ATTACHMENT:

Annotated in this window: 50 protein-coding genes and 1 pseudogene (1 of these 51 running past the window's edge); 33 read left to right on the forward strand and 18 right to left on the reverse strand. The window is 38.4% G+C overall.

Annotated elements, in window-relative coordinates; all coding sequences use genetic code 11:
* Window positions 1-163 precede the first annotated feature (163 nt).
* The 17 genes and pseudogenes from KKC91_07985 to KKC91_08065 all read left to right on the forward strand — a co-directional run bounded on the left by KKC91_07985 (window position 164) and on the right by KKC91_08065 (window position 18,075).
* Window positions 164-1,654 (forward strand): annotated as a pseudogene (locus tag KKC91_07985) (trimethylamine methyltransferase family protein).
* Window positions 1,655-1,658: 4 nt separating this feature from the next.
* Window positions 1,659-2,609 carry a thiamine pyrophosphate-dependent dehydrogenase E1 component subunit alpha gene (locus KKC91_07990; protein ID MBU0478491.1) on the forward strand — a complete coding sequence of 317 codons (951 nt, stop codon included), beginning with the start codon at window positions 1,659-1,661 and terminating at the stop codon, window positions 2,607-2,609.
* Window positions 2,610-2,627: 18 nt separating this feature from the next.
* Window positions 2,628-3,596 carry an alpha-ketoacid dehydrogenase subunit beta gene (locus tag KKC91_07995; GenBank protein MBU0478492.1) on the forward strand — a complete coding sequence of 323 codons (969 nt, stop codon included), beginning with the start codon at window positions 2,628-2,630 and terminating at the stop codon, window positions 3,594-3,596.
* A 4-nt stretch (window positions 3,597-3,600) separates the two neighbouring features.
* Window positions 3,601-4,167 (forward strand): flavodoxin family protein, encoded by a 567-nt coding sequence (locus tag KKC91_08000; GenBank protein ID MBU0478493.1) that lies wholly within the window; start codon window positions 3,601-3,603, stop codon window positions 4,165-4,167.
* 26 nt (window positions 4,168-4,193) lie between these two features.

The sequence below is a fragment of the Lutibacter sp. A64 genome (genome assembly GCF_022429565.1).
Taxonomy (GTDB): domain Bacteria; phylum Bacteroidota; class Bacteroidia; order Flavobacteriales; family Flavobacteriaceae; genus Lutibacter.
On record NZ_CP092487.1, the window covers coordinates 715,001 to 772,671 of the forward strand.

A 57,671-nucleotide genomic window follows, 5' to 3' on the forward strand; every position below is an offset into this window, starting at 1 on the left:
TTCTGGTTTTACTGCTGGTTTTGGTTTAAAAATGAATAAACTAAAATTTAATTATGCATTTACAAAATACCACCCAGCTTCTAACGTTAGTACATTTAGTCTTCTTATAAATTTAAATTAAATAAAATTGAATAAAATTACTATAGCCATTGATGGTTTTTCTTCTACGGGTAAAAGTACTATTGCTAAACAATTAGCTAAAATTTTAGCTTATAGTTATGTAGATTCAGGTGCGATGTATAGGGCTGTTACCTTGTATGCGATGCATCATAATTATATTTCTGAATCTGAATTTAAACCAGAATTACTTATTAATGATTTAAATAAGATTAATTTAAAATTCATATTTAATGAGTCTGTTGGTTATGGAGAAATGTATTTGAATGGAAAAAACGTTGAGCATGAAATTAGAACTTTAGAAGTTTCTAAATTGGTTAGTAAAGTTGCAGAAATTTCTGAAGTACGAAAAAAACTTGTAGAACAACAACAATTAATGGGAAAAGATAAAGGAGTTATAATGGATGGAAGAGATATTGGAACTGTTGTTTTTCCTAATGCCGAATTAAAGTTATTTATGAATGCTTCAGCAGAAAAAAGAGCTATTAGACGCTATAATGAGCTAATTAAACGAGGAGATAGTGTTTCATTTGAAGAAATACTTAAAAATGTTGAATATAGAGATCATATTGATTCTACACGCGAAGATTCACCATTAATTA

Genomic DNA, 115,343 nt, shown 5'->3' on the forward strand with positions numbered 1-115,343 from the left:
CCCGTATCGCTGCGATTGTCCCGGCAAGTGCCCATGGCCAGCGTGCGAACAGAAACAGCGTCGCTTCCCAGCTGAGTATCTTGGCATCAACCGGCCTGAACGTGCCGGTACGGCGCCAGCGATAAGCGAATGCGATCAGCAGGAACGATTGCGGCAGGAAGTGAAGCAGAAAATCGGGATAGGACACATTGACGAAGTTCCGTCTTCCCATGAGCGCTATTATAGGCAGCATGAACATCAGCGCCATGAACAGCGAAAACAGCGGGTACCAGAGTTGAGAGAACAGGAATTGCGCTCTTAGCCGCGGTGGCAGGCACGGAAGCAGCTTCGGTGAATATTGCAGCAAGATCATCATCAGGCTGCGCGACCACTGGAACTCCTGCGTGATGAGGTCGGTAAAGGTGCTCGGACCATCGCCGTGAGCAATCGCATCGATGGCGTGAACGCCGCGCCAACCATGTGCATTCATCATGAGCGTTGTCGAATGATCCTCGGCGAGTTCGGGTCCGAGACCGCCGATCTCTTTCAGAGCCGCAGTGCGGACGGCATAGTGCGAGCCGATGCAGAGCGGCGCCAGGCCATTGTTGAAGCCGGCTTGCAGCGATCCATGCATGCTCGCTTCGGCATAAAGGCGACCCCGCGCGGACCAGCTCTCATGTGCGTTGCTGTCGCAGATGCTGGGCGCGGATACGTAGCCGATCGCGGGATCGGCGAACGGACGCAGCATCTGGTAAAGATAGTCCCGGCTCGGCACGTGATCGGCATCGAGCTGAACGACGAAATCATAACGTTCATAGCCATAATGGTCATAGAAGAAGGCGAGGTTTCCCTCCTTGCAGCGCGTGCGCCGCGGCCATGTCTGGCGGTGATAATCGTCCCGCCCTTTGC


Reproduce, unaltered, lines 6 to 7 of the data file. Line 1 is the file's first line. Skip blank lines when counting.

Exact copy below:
* Window positions 1,655-1,658: 4 nt separating this feature from the next.
* Window positions 1,659-2,609 carry a thiamine pyrophosphate-dependent dehydrogenase E1 component subunit alpha gene (locus KKC91_07990; protein ID MBU0478491.1) on the forward strand — a complete coding sequence of 317 codons (951 nt, stop codon included), beginning with the start codon at window positions 1,659-1,661 and terminating at the stop codon, window positions 2,607-2,609.